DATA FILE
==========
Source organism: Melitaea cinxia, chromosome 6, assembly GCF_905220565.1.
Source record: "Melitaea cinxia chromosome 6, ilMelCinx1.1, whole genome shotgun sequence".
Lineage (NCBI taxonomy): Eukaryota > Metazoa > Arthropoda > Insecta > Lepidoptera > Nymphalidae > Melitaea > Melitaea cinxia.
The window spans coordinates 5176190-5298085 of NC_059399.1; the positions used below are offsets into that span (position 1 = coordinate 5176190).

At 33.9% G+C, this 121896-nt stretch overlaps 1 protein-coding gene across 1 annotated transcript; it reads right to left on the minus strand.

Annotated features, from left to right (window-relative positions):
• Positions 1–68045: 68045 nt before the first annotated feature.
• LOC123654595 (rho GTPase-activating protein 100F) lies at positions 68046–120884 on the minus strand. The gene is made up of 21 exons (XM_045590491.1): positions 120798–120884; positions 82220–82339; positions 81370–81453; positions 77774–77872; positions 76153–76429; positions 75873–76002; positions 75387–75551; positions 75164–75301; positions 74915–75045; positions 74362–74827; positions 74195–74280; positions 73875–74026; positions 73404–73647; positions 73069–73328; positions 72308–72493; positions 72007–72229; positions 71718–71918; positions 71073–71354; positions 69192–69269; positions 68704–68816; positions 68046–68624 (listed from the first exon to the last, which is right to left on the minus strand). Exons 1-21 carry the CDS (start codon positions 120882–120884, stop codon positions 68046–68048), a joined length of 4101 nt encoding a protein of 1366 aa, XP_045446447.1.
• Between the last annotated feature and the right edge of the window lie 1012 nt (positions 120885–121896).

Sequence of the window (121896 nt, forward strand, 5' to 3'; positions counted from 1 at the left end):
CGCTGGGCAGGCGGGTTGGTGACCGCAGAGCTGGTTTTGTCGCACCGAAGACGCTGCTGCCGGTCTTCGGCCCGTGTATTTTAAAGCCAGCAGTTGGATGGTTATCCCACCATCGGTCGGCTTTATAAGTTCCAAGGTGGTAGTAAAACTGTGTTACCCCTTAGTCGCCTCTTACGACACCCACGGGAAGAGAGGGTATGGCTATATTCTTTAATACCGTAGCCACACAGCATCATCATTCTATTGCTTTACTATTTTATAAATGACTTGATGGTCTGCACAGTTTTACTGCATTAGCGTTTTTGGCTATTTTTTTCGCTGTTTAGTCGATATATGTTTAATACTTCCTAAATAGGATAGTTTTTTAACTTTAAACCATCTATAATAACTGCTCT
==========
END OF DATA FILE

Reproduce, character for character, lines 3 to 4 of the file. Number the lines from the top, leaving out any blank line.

Lineage (NCBI taxonomy): Eukaryota > Metazoa > Arthropoda > Insecta > Lepidoptera > Nymphalidae > Melitaea > Melitaea cinxia.
The window spans coordinates 5176190-5298085 of NC_059399.1; the positions used below are offsets into that span (position 1 = coordinate 5176190).